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Kal Penn Is Bringing Big Data to the Masses With New Nat Geo Show

March 24, 2015  |  Media Week  |  No Comments

Specs Who Kal Penn Age 37 Claim to fame Host and producer of National Geographic Channel's The Big Picture with Kal Penn

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Can Data Help Maker Studios Guarantee a Hit for The Walking Dead’s Robert Kirkman?

March 9, 2015  |  Media Week  |  No Comments

In a heated exchange before a judge, YouTuber Commander Holly (real name: Holly Conrad) faces off against actress Tina Huang. The issue at hand is one that has divided many a Trekkie: William Riker, yay or nay? Welcome to Nerd Court, where arguments that one might normally witness at a comic book store instead are heard in a "court of law,"

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Could Snapchat Be a March Madness Player This Year?

February 17, 2015  |  Media Week  |  No Comments

March Madness, the annual rite of spring for college basketball fans—and a marketing bonanza for brands—is upon us once again (starting March 15 and ending with the championship game April 6). The three-week hoops tourney generated more than $1.1 billion in TV revenue for media rights holders CBS and Turner in 2014, per Kantar, and both networks expect to see more gains thanks to growing digital investments from sponsors like AT&T , Coca-Cola and Capital One. The NCAA's 68-team competition has become a cross-platform juggernaut, and CBS and Turner are leveraging social media labs, mobile video production houses and marketing stats centers in New York, San Francisco and Atlanta to serve an increasingly connected and social audience. New York-based Time Warner Media Lab, in particular, will assist sponsors with enough March Madness data to let them assess their business Xs and Os. "We have eye-tracking biometric equipment where we hook up respondents to measure heart rate, skin response, breathing and nonconscious responses to advertising," explains Will Funk, Turner Sports' svp of sponsorship sales, integration and branded programming. "It's serious research." Funk's division—which works arm-in-arm with CBS and the NCAA—runs the point on all of March Madness' digital and social extensions. He predicts a record-breaking year for revenue, adding that online inventory will be sold out this week, as 19 brands have nabbed roughly 60 percent of all available promos through category-exclusive sponsorships while various companies are buying up the rest. "We have 15 new digital advertisers," adds Funk. "We've seen a trend on the digital side with March Madness that there's more demand than supply, which is always a nice position to be in." Adweek caught up with Funk to talk about how the event may again deliver slam dunks for brands.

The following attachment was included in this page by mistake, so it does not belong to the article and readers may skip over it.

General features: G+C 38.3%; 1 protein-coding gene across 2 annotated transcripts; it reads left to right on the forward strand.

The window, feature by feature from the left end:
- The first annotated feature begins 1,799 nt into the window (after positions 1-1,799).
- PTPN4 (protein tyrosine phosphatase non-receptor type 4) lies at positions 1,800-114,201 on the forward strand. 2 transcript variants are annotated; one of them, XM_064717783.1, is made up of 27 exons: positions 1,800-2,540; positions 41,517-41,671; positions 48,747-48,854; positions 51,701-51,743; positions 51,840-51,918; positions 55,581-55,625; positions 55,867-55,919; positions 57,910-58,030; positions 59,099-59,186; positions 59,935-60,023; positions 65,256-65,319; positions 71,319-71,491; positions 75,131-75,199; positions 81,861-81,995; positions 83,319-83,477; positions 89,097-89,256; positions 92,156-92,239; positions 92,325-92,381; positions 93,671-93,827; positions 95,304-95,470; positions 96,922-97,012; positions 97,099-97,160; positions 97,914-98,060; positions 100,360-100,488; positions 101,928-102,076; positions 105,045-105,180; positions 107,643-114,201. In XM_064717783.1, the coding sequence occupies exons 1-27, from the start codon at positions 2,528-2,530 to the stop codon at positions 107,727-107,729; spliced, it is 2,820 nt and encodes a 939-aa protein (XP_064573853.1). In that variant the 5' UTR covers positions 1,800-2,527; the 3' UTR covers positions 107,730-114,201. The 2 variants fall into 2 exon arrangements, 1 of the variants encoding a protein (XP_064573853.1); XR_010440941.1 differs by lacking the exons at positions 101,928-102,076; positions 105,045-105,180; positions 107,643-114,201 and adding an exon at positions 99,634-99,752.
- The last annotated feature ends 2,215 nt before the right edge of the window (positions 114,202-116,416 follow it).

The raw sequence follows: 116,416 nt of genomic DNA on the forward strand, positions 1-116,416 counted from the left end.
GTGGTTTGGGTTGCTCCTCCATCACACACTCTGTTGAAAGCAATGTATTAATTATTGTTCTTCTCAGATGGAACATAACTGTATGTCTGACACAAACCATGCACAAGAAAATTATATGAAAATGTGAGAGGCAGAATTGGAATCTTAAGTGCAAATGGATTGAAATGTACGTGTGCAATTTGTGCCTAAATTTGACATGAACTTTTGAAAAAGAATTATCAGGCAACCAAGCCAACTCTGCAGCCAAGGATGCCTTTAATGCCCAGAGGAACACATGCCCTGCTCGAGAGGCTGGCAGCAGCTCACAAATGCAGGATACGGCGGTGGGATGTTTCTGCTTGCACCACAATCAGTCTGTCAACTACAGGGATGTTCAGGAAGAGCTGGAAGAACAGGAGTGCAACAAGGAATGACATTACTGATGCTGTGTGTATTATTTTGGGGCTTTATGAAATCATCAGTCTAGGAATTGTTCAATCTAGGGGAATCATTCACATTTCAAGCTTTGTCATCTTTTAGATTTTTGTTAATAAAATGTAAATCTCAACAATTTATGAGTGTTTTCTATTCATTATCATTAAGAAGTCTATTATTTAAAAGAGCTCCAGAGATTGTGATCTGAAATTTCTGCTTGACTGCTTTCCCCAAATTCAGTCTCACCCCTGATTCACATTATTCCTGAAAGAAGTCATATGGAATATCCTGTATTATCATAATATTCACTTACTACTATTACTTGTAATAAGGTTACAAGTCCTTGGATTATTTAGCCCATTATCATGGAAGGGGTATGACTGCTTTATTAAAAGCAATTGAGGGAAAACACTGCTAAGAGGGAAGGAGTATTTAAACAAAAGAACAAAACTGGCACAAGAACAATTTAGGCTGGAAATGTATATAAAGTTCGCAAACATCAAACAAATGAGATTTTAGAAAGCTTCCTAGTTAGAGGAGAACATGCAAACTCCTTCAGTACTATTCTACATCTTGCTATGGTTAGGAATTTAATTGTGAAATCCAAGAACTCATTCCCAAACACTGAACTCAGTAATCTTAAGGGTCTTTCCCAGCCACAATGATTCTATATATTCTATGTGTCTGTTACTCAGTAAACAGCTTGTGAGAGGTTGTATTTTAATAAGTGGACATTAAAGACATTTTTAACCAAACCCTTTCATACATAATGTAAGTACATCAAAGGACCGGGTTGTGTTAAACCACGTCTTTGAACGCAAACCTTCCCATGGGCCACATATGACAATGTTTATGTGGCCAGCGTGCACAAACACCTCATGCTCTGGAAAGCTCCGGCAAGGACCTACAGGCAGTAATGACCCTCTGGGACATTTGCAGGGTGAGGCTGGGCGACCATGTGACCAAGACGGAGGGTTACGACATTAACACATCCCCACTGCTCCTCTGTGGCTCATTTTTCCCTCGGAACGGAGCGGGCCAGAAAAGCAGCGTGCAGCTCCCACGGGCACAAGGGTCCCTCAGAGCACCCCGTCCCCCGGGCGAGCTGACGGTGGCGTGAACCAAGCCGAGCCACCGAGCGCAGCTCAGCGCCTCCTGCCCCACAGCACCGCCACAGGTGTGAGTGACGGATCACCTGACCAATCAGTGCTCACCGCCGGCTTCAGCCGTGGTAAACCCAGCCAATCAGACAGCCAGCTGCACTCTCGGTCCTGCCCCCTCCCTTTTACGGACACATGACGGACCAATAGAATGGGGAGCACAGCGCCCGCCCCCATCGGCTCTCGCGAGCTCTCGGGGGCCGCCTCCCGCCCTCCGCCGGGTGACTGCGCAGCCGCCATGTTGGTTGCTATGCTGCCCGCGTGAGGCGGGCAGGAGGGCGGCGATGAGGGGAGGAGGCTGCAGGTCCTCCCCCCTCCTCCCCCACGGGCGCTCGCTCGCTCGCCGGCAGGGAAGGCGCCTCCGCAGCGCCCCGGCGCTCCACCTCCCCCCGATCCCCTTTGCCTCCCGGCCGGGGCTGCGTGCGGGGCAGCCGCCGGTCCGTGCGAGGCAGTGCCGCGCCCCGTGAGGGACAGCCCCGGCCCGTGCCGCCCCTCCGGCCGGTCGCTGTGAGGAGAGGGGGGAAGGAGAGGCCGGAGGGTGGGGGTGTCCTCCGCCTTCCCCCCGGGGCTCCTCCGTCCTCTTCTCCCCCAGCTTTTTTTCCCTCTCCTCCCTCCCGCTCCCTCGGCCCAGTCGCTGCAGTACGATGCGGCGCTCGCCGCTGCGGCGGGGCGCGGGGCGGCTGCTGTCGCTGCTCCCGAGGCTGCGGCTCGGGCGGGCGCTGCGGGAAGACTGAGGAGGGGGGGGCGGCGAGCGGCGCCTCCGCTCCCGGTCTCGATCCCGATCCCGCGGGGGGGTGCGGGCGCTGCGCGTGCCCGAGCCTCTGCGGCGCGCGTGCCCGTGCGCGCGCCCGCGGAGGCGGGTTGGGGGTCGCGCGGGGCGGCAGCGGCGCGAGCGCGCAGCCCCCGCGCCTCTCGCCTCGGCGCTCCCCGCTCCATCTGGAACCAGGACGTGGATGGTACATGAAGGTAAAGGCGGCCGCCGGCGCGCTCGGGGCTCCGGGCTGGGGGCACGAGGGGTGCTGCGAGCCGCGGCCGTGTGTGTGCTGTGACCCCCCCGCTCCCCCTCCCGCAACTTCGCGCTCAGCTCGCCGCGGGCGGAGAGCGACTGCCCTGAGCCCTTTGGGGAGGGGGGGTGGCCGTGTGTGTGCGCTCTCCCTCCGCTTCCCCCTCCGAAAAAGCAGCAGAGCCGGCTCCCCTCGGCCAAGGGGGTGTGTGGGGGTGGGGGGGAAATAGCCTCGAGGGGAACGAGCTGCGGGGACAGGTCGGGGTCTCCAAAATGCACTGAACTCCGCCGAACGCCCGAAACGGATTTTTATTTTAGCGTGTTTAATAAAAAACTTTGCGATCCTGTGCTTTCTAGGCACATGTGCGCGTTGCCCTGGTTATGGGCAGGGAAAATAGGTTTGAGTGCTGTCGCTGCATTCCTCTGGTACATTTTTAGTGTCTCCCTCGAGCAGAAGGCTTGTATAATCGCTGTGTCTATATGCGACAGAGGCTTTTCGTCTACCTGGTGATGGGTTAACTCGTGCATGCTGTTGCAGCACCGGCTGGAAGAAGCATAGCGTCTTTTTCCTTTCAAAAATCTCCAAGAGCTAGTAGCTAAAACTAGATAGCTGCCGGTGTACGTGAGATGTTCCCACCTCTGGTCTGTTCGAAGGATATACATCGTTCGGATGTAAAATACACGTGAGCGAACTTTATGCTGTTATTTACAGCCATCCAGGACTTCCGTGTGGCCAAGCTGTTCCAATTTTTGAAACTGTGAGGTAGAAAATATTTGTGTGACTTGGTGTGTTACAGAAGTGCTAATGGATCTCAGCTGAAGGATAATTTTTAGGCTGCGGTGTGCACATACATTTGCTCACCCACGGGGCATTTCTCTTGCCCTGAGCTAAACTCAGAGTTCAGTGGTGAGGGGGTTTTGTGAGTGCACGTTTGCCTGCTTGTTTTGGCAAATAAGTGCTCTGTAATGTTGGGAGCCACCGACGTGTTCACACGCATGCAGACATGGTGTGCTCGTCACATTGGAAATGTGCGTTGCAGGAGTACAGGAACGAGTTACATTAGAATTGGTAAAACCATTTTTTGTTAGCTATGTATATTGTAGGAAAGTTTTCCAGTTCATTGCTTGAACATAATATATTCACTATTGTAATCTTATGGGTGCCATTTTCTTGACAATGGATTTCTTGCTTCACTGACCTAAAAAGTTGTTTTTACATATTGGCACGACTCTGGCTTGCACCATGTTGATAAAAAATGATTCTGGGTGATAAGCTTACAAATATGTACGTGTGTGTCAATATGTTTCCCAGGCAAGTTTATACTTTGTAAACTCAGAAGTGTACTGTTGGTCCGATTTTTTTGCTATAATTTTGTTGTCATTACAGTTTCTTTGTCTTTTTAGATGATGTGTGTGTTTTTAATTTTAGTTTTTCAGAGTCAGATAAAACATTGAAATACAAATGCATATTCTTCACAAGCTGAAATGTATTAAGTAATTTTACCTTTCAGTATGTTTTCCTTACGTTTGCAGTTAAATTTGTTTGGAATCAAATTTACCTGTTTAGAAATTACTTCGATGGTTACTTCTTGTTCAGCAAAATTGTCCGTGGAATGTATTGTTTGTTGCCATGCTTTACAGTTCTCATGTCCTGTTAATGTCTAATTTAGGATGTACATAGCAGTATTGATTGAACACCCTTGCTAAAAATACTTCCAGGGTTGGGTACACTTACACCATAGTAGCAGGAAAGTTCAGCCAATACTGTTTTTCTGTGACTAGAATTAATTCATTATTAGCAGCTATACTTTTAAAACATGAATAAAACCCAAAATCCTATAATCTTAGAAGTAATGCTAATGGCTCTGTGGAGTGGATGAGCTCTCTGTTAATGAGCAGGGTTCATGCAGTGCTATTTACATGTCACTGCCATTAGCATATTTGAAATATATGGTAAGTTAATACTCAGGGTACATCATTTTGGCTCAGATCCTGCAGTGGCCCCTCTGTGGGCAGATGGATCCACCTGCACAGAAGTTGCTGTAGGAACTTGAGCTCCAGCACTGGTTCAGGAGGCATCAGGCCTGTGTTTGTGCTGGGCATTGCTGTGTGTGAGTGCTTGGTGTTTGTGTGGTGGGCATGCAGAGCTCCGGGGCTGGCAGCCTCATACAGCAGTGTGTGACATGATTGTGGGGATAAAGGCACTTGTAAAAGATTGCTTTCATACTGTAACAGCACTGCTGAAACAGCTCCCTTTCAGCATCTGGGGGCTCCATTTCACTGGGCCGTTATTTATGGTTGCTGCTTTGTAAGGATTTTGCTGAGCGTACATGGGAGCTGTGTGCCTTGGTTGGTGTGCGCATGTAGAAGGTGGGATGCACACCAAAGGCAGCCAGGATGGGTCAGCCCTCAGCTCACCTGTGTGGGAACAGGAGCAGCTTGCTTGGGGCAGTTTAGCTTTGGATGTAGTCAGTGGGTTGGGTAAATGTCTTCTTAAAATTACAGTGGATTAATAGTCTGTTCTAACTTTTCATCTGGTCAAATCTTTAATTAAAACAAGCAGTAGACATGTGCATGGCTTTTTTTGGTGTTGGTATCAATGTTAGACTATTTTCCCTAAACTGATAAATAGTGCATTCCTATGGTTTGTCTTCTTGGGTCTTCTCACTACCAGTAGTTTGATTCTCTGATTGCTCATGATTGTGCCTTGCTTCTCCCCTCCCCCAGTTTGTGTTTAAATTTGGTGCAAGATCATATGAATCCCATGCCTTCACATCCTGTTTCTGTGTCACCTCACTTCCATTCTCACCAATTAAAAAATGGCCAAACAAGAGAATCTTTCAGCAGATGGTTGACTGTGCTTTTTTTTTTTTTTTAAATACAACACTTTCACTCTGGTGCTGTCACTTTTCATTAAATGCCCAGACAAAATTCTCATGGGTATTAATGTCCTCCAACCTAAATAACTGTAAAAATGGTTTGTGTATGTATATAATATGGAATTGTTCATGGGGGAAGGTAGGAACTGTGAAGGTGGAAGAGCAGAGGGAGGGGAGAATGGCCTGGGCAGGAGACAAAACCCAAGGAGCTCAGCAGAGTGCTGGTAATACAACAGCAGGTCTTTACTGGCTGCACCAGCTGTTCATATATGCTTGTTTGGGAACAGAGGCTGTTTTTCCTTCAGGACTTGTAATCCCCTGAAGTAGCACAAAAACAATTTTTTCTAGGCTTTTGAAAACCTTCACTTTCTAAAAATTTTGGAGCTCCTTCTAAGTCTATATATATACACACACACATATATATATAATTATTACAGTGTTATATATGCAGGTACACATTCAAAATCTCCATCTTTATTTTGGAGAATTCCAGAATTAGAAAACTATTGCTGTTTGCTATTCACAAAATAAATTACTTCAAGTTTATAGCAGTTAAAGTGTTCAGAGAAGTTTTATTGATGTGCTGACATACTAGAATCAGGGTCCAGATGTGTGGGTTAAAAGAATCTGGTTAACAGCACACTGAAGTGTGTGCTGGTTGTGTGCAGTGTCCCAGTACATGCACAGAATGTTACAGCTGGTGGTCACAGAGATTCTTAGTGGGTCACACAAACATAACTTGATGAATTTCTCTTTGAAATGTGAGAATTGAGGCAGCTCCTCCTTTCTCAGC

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How to Score a Media Gig

February 11, 2015  |  Media Week  |  No Comments

Know thyself, said the ancient Greeks. Cheri Eisen, Fusion's head of human resources, thinks that advice is on the nose, even though Socrates and Plato weren't talking about wading into 2015's ultracompetitive job market. Eisen has a number of tips for job seekers ahead of Feb. 11's Mediabistro Job Fair in New York. Among her recommendations: Never pick up a call while in an interview and do tidy that Facebook page (no beer bongs, please). Fusion, a partnership between Disney/ABC and Univision, will participate in the sold-out event alongside media giants like AOL, CBS, Cond